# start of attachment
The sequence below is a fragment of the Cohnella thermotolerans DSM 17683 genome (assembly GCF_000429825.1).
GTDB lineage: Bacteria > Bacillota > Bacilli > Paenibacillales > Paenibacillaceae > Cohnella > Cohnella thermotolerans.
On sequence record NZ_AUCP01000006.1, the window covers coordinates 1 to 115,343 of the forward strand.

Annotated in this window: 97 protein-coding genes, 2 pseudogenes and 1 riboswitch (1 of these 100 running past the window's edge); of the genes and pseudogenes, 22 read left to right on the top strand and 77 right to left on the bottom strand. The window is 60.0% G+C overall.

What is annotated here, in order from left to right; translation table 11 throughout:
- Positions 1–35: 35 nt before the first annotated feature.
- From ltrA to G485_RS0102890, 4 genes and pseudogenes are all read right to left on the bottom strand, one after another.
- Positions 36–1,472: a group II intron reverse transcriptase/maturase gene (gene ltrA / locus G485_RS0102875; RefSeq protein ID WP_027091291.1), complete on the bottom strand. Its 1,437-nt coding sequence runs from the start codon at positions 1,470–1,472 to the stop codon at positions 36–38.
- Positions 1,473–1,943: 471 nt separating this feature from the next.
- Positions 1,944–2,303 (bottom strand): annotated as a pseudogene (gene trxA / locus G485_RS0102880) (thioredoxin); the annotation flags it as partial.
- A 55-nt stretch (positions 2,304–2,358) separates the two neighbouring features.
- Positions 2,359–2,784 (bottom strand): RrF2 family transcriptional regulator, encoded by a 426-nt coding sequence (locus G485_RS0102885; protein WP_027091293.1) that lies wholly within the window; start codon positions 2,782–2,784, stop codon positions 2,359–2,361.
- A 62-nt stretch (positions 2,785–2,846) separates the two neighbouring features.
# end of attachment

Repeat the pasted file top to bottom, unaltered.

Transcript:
The sequence below is a fragment of the Cohnella thermotolerans DSM 17683 genome (assembly GCF_000429825.1).
GTDB lineage: Bacteria > Bacillota > Bacilli > Paenibacillales > Paenibacillaceae > Cohnella > Cohnella thermotolerans.
On sequence record NZ_AUCP01000006.1, the window covers coordinates 1 to 115,343 of the forward strand.

Annotated in this window: 97 protein-coding genes, 2 pseudogenes and 1 riboswitch (1 of these 100 running past the window's edge); of the genes and pseudogenes, 22 read left to right on the top strand and 77 right to left on the bottom strand. The window is 60.0% G+C overall.

What is annotated here, in order from left to right; translation table 11 throughout:
- Positions 1–35: 35 nt before the first annotated feature.
- From ltrA to G485_RS0102890, 4 genes and pseudogenes are all read right to left on the bottom strand, one after another.
- Positions 36–1,472: a group II intron reverse transcriptase/maturase gene (gene ltrA / locus G485_RS0102875; RefSeq protein ID WP_027091291.1), complete on the bottom strand. Its 1,437-nt coding sequence runs from the start codon at positions 1,470–1,472 to the stop codon at positions 36–38.
- Positions 1,473–1,943: 471 nt separating this feature from the next.
- Positions 1,944–2,303 (bottom strand): annotated as a pseudogene (gene trxA / locus G485_RS0102880) (thioredoxin); the annotation flags it as partial.
- A 55-nt stretch (positions 2,304–2,358) separates the two neighbouring features.
- Positions 2,359–2,784 (bottom strand): RrF2 family transcriptional regulator, encoded by a 426-nt coding sequence (locus G485_RS0102885; protein WP_027091293.1) that lies wholly within the window; start codon positions 2,782–2,784, stop codon positions 2,359–2,361.
- A 62-nt stretch (positions 2,785–2,846) separates the two neighbouring features.